Redskins employees have sold thousands of seats to ticket brokers and sued dozens of fans who backed out of multiyear ticket contracts recently, records and interviews show. The team says the broker sales violated policy and are being halted, and that the suits were a last resort after negotiations failed.
Prince George's County court rules in favor of the Redskins and awards the team $18,251 on Jan. 9, 2009. Webb takes out a credit card loan to pay the judgment. Also, the Redskins sell Webb's seats to at least one game -- the St. Louis Rams' visit to FedEx Field on Oct. 12, 2008 -- for $125 each.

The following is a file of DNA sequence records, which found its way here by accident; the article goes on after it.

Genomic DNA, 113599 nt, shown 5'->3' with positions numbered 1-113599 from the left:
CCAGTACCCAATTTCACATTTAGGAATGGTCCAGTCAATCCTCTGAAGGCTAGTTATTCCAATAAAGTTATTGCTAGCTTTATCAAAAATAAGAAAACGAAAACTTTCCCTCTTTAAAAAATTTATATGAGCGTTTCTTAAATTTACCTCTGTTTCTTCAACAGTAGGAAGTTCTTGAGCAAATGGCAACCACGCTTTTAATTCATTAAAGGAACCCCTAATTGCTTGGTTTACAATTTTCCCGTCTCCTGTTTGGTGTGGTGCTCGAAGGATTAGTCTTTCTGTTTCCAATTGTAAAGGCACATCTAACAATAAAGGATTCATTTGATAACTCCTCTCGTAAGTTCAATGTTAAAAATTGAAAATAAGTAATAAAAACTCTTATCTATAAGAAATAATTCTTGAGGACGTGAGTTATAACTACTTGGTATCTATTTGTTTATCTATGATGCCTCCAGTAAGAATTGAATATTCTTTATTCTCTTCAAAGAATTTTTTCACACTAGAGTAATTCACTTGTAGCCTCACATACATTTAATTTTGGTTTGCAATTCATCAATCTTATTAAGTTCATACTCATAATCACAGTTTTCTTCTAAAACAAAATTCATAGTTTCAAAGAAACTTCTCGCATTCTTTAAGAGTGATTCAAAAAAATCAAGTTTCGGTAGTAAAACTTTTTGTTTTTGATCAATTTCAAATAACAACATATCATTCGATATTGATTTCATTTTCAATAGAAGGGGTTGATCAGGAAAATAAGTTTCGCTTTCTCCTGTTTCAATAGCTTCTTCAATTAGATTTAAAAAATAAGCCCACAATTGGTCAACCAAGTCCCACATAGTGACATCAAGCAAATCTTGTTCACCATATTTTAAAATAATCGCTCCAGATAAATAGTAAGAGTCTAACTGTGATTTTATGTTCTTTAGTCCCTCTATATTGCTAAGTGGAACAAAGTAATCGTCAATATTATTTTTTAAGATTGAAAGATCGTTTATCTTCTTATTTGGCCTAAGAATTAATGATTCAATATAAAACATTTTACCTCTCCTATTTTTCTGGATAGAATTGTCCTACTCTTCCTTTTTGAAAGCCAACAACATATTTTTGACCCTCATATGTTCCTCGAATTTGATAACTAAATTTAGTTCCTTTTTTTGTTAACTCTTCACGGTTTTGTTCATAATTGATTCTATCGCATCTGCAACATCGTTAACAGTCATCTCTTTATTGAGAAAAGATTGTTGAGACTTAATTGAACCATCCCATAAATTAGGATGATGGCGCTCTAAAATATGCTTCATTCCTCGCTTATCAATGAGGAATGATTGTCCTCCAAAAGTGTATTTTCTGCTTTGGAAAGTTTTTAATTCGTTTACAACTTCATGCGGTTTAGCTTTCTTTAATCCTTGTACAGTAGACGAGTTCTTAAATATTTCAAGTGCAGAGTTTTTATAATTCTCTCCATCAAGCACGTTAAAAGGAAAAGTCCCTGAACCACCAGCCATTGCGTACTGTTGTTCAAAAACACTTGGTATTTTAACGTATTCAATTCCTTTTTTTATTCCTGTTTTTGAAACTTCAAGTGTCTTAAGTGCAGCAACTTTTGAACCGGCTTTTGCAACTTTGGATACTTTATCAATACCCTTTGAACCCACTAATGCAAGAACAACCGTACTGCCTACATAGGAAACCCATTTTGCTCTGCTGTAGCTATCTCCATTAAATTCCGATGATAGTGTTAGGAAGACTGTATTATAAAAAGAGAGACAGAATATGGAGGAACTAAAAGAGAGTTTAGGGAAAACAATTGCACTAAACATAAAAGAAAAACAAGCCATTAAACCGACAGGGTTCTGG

Alonzo Webb decides to "splurge" in 2004 and signs a six-year contract to purchase club seats at FedEx Field. Webb, a retired Secret Service agent now working as an investigator for the department of Homeland Security, commits to pay about $5,700 a year (or about $285 a game, including preseason) for the seats.
In 2008, Webb's wife retires with less income than expected, and Webb could not afford the last two seasons of the contract. He asks for relief because sales people had told him that he could get out of the deal if he could no longer afford it. The team refuses and sues on Oct. 9, 2008.
SOURCES: Court records, internal Redskins documents obtained by the Washington Post, James Grimaldi reporting; GRAPHIC: Kat Downs, James Grimaldi, Jaqueline Kazil and Jon DeNunzio - The Washington Post Last updated on Aug. 28, 2009.